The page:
Failure To Disclose The Origin Of A Recording In The First Degree: NY Penal Law § 275.40

by ECL Writer
Conspiracy in the first degree

New York’s criminal code includes provisions aimed at safeguarding the intangible property of individuals, particularly by curbing acts of piracy within the state. Piracy refers to the unauthorized recording or duplication of audio or visual performances, used for commercial purposes without the owner’s consent. These laws encompass various offenses, such as the failure to credit the artist, performer, and manufacturer on recording labels.

In the legal context, a “recording” is defined as any medium capable of storing sounds and images, including records, discs, tapes, audio or video cassettes, wires, films, hard drives, flash drives, memory cards, and other similar storage devices.

Under New York Penal Law § 275.40, a person may be charged with the first-degree offense of failing to disclose the origin of a recording if they knowingly offer a recording for sale or rental without clear identification of the manufacturer or performer on the packaging. This charge applies when:

  • The individual has a prior conviction for failing to disclose the origin of a recording in the first or second degree within the past five years.
  • The offense involves a minimum of 100 unauthorized sound recordings or at least 100 unauthorized audiovisual recordings.

Sentence

If you’re found guilty of the first-degree offense of failing to disclose the origin of a recording, it is classified as a Class E felony, which can result in a potential sentence of up to four years in prison, a probation period of five years, and the imposition of fines.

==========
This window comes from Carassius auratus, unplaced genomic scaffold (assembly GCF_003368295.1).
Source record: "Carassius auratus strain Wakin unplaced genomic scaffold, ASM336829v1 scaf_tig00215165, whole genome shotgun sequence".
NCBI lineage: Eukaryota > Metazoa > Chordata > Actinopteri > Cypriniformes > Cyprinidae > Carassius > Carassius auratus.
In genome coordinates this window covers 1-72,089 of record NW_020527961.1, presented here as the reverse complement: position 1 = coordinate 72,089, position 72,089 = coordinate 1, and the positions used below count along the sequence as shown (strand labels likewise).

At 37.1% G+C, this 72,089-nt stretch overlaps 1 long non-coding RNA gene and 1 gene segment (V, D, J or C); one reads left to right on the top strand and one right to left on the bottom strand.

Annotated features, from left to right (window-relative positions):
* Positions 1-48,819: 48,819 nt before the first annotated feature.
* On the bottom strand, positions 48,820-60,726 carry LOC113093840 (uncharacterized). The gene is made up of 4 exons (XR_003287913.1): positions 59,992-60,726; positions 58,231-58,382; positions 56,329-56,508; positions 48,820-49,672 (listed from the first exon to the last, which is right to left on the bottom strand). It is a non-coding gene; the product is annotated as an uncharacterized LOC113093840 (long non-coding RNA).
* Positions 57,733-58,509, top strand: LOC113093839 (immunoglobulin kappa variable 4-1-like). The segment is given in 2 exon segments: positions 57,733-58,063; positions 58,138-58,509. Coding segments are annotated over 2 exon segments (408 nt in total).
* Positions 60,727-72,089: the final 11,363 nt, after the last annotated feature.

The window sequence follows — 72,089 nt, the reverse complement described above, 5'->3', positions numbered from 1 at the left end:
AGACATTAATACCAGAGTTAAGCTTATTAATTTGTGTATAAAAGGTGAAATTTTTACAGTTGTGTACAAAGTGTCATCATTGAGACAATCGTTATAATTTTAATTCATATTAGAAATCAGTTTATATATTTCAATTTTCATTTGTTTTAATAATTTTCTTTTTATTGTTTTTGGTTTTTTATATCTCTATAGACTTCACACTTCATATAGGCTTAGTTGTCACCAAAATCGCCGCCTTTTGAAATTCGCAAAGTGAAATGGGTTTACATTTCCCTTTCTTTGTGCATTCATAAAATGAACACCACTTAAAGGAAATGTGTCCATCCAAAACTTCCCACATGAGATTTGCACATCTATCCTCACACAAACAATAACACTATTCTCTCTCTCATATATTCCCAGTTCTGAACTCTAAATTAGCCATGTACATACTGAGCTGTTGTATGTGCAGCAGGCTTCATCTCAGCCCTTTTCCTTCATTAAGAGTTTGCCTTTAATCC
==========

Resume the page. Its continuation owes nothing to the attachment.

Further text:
Defenses

To secure a successful prosecution for a failure to disclose the origin of a recording, the prosecutor must establish that you acted with full knowledge. If the omission of the necessary information was accidental, or if you were unaware of its absence, you may have a legitimate defense against the charge.

New York Penal Law § 275.40: Failure to disclose the origin of a recording in the first degree

An individual is deemed to have committed the offense of failing to disclose the origin of a recording in the first degree when they engage in the criminal act outlined in § 275.35 of this legal code, which defines failure to disclose the origin of a recording in the second degree. This elevated charge applies if, under either of the following circumstances:

  • The individual has a prior conviction for failure to disclose the origin of a recording in the first or second degree within the preceding five years.
  • The crime involves a minimum of one hundred unauthorized sound recordings or at least one hundred unauthorized audiovisual recordings.

Related Offenses

Hiring a New York Lawyer for failure to disclose the origin of a recording in the first degree case

Hiring a New York lawyer for a first-degree case involving failure to disclose a recording’s origin is crucial. New York law requires full disclosure of evidence, and failure to do so can lead to serious consequences. An experienced attorney will navigate the complexities of the case, ensuring that all legal protocols are followed. They will scrutinize the recording’s chain of custody and origin to determine its admissibility. By safeguarding the defendant’s rights and challenging the evidence, the attorney can potentially secure a favorable outcome or negotiate a plea deal. In such high-stakes cases, a skilled lawyer becomes an invaluable advocate for justice.

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